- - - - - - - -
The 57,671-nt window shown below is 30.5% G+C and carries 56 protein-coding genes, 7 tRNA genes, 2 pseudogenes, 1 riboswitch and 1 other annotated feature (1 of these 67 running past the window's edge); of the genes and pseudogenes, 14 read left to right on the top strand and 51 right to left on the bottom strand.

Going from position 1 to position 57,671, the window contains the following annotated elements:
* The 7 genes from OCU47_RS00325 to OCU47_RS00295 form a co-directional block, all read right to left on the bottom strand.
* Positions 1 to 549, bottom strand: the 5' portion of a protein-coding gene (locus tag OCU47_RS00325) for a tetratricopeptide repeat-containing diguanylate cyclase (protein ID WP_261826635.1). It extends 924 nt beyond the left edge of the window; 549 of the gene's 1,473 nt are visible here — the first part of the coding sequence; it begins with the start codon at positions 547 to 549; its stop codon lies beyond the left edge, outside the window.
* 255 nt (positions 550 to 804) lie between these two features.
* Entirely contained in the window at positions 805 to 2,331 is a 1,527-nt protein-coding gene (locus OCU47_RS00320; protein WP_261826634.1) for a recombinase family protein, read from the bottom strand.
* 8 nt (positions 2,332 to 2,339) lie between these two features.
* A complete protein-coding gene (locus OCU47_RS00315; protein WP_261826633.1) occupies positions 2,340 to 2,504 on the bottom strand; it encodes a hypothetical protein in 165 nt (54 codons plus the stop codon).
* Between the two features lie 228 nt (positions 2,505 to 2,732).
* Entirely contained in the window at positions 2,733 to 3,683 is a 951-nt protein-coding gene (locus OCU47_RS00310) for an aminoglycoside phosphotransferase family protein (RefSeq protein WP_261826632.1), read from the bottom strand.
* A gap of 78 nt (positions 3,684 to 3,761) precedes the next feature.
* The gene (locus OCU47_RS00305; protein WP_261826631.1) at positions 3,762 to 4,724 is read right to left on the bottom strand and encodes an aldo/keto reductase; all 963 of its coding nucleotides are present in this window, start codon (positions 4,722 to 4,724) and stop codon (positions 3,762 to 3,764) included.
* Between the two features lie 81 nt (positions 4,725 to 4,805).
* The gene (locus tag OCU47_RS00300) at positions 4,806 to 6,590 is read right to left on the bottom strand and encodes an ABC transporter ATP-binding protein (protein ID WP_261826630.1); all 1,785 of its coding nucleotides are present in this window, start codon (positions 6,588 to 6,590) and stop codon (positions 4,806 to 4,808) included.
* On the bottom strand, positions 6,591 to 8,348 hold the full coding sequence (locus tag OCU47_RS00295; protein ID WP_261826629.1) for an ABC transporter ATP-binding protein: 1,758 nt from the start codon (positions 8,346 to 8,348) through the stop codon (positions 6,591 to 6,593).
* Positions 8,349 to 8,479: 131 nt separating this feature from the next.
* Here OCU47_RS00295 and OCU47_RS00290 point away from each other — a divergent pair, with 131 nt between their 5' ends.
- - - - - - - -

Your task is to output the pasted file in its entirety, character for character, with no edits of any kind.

The 57,671-nt window shown below is 30.5% G+C and carries 56 protein-coding genes, 7 tRNA genes, 2 pseudogenes, 1 riboswitch and 1 other annotated feature (1 of these 67 running past the window's edge); of the genes and pseudogenes, 14 read left to right on the top strand and 51 right to left on the bottom strand.

Going from position 1 to position 57,671, the window contains the following annotated elements:
* The 7 genes from OCU47_RS00325 to OCU47_RS00295 form a co-directional block, all read right to left on the bottom strand.
* Positions 1 to 549, bottom strand: the 5' portion of a protein-coding gene (locus tag OCU47_RS00325) for a tetratricopeptide repeat-containing diguanylate cyclase (protein ID WP_261826635.1). It extends 924 nt beyond the left edge of the window; 549 of the gene's 1,473 nt are visible here — the first part of the coding sequence; it begins with the start codon at positions 547 to 549; its stop codon lies beyond the left edge, outside the window.
* 255 nt (positions 550 to 804) lie between these two features.
* Entirely contained in the window at positions 805 to 2,331 is a 1,527-nt protein-coding gene (locus OCU47_RS00320; protein WP_261826634.1) for a recombinase family protein, read from the bottom strand.
* 8 nt (positions 2,332 to 2,339) lie between these two features.
* A complete protein-coding gene (locus OCU47_RS00315; protein WP_261826633.1) occupies positions 2,340 to 2,504 on the bottom strand; it encodes a hypothetical protein in 165 nt (54 codons plus the stop codon).
* Between the two features lie 228 nt (positions 2,505 to 2,732).
* Entirely contained in the window at positions 2,733 to 3,683 is a 951-nt protein-coding gene (locus OCU47_RS00310) for an aminoglycoside phosphotransferase family protein (RefSeq protein WP_261826632.1), read from the bottom strand.
* A gap of 78 nt (positions 3,684 to 3,761) precedes the next feature.
* The gene (locus OCU47_RS00305; protein WP_261826631.1) at positions 3,762 to 4,724 is read right to left on the bottom strand and encodes an aldo/keto reductase; all 963 of its coding nucleotides are present in this window, start codon (positions 4,722 to 4,724) and stop codon (positions 3,762 to 3,764) included.
* Between the two features lie 81 nt (positions 4,725 to 4,805).
* The gene (locus tag OCU47_RS00300) at positions 4,806 to 6,590 is read right to left on the bottom strand and encodes an ABC transporter ATP-binding protein (protein ID WP_261826630.1); all 1,785 of its coding nucleotides are present in this window, start codon (positions 6,588 to 6,590) and stop codon (positions 4,806 to 4,808) included.
* On the bottom strand, positions 6,591 to 8,348 hold the full coding sequence (locus tag OCU47_RS00295; protein ID WP_261826629.1) for an ABC transporter ATP-binding protein: 1,758 nt from the start codon (positions 8,346 to 8,348) through the stop codon (positions 6,591 to 6,593).
* Positions 8,349 to 8,479: 131 nt separating this feature from the next.
* Here OCU47_RS00295 and OCU47_RS00290 point away from each other — a divergent pair, with 131 nt between their 5' ends.